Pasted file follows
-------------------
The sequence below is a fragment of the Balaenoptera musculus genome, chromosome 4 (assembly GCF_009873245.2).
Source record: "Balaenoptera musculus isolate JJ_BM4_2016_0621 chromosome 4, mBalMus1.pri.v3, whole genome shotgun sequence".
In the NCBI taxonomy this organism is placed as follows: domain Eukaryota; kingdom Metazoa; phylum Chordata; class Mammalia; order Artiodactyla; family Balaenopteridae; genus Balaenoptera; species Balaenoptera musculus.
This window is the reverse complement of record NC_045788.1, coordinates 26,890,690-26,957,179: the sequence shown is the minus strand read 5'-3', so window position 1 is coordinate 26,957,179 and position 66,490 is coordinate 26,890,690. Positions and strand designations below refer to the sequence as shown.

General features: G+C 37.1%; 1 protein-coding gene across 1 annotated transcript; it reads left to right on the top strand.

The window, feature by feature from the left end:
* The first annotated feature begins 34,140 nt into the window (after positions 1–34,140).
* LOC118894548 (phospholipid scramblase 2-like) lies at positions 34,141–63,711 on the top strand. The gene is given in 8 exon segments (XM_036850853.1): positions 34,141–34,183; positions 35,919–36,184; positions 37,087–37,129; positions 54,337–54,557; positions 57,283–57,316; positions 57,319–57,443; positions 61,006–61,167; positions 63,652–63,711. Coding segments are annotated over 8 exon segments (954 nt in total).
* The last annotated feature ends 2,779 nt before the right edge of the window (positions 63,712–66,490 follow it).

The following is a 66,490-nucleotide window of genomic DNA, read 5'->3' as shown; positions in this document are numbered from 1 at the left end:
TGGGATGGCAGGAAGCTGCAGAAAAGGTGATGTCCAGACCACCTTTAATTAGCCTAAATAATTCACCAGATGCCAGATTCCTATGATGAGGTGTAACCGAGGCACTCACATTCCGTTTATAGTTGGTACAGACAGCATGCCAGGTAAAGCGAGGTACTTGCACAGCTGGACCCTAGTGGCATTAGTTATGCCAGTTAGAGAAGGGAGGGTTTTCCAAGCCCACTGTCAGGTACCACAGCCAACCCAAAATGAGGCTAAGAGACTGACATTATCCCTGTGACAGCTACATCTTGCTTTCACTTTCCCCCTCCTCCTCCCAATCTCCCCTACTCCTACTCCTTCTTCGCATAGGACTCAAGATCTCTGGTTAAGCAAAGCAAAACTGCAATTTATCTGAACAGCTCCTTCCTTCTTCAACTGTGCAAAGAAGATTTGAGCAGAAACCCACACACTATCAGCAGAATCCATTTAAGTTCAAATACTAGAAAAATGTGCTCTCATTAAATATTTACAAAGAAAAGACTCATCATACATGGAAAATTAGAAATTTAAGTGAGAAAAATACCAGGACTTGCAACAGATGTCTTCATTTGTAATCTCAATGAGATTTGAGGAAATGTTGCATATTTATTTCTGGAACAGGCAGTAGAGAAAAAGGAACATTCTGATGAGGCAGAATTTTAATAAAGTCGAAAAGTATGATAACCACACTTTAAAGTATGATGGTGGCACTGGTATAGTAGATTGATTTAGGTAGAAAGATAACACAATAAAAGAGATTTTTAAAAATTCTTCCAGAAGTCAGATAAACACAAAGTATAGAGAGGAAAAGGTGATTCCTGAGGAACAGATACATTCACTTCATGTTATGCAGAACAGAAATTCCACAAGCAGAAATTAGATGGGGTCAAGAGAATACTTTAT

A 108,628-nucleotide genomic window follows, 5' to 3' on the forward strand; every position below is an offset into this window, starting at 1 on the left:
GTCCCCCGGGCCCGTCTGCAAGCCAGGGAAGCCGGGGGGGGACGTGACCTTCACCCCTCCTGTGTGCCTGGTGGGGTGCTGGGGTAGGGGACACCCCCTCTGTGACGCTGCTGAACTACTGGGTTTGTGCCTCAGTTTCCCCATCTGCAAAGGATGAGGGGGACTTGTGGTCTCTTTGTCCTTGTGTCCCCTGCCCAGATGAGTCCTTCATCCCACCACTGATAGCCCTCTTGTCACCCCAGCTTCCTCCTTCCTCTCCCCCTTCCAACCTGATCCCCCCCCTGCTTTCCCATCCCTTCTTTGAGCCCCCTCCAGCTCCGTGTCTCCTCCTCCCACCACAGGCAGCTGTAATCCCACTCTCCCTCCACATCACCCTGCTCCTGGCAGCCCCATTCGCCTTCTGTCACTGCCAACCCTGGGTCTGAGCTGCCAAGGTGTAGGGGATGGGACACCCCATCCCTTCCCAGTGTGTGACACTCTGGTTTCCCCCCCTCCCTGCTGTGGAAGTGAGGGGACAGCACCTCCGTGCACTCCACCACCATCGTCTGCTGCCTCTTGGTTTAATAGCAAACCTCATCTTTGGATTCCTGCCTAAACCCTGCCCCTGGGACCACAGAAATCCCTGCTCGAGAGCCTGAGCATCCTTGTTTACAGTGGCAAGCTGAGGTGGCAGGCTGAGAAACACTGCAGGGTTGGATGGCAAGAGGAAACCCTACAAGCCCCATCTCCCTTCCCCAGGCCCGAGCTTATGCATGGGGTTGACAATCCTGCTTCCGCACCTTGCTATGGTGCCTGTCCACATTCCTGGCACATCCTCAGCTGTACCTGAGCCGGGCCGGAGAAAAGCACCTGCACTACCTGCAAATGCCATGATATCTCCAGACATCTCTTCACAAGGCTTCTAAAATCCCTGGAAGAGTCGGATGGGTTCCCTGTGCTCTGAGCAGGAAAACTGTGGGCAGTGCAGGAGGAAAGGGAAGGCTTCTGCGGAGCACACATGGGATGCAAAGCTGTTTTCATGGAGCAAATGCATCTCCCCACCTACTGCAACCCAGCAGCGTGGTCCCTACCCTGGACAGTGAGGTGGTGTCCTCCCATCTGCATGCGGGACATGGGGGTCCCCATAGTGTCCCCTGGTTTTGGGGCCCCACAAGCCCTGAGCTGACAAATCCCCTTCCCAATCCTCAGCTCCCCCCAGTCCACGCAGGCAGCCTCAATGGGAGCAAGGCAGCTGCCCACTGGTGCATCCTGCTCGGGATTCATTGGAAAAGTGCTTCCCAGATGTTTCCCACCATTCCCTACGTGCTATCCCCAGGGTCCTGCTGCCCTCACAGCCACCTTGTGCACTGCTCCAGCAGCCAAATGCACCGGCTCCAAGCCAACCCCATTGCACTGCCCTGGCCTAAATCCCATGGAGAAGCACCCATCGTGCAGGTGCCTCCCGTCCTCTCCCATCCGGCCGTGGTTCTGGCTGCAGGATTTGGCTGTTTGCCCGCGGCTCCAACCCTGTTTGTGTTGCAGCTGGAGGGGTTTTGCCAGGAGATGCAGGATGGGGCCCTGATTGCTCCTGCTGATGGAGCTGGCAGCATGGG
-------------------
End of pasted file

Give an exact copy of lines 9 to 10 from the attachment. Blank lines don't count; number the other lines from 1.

* The last annotated feature ends 2,779 nt before the right edge of the window (positions 63,712–66,490 follow it).

The following is a 66,490-nucleotide window of genomic DNA, read 5'->3' as shown; positions in this document are numbered from 1 at the left end: